Category Archives: Communications

Regarding the colon: Stop abusing this handy punctuation mark

The colon is a versatile punctuation mark. Here are its three primary functions, followed by a few other uses:

1. Definition or expansion

“But here’s the interesting thing: He hadn’t ever been there before.”

Note the capitalization of the first word after the colon. All usage guides agree that in a sentence like “I want you to tell me one thing: the truth,” the first word should be lowercase because it begins a phrase, not a complete sentence.

But handbooks are divided over whether to capitalize complete sentences.

New general secretary at the Association of Higher and Civil Public Servants

Ciaran Rohan has been appointed as general secretary of the Association of Higher and Civil Public Servants (AHCPS).
Business and Leadership – Leadership

Is PR harder than social media?

I recently spoke at the FutureComms14 conference, and one of my remarks during the “Anatomy of the Modern Communicator” sparked quite a bit of feedback both online and off.

While talking about recruiting, I said that I’d always prefer to recruit a PR person because it was easier to teach a PR person social media than it was to teach a social media person PR.

Some people nodded in vociferous agreement, while others shook their heads and tweeted in dismay.

Irish Hospice Foundation announces pilot scheme to allow people plan for end of life digitally

The Irish Hospice Foundation (IHF) has launched a pilot scheme to allow people plan for end of life digitally.
Business and Leadership – Leadership

National Speakers Association’s name change raises hackles

What’s in a name? That which we call a rose by any other name would smell as sweet. That is, unless you are a member of the National Speakers Association (NSA).

The NSA annual convention this month in San Diego culminated with an announcement that took most members by surprise. The association, which has been called the National Speakers Association since its founding nearly a half-century ago, unveiled a new name and logo consisting of a single word: Platform.

The rebranding was intended to help people unfamiliar with NSA that this association (the National Speakers Association) is not that federal agency (National Security Agency), despite their common acronym. The association is global now, not just national. People who are not professional speakers join and benefit from the association. As is said in the association’s video, “It was time to step up and embrace the new world.”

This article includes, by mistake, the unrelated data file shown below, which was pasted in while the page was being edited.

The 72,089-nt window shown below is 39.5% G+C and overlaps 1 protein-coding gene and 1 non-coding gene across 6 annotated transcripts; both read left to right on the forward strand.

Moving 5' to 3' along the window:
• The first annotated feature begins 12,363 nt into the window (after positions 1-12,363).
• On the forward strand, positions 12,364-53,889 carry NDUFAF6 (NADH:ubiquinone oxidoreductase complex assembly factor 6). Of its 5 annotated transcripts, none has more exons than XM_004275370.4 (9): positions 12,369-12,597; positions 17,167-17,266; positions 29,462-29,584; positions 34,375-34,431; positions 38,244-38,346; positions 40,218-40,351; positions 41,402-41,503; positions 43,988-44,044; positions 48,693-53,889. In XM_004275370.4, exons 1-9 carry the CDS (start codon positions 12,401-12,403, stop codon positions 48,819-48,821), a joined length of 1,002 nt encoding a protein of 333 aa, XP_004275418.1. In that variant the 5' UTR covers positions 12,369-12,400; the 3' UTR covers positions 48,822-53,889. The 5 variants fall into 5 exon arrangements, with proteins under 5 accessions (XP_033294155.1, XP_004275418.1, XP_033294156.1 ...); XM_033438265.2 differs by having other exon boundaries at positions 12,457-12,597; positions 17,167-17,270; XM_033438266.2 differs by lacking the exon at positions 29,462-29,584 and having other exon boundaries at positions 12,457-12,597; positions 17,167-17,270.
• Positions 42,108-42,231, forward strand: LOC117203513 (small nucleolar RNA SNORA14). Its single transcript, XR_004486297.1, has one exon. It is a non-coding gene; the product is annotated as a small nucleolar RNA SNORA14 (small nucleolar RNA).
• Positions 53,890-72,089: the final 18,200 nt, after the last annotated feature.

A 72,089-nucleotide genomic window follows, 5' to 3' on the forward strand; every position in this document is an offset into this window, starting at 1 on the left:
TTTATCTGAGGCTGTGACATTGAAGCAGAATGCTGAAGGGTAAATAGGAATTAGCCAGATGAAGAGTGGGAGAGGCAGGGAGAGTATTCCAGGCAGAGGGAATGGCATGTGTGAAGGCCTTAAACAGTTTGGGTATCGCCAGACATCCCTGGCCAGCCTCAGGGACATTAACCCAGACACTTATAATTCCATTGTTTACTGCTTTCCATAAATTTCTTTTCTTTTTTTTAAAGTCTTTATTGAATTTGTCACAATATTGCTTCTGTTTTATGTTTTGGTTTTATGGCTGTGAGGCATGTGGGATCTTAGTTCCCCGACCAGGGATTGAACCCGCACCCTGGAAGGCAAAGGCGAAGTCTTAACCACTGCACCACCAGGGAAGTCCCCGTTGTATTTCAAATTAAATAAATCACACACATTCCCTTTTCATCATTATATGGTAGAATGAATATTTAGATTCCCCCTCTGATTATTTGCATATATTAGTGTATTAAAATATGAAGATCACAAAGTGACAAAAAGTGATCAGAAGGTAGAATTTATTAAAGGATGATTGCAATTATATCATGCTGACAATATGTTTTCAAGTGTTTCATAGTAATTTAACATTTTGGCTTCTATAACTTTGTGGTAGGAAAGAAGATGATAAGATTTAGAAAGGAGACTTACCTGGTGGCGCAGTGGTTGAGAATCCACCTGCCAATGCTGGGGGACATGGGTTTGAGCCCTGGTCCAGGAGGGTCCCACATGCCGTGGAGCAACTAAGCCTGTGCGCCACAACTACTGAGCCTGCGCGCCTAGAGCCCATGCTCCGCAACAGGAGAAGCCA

A new name? A fresh look for a tired brand? What’s not to like about that? Change is good, right?

Medical groups’ reaction to appointment of new Health Minister

President of the Irish Medical Organisation (IMO) Professor Trevor Duffy has called on the new Minister for Health Leo Varadkar to seize the opportunity to work with doctors on delivering a health service which is patient focussed, evidence-based and properly resourced.
Business and Leadership – Leadership

Stop making these 15 body language mistakes

Until you get to know someone, your brain relies on snap judgments to categorize him, predict what he will do and anticipate how you should react.

You may have heard that a person only has a few seconds to make a first impression, but the truth is your brain makes up its mind about a person (so to speak) within milliseconds of meeting him.

According to research by a Princeton University psychologist, this is an evolutionary survival mechanism. Based on the information it has (how you look), your brain decides whether you are trustworthy, threatening, competent or likable, among other traits.

One way we can hack this split-second judgment is to be aware of our body language—especially in important situations. Whether you’re applying for a job, asking for a raise or meeting a new client, being mindful of our body language can influence others’ perceptions of us, as well as outcomes.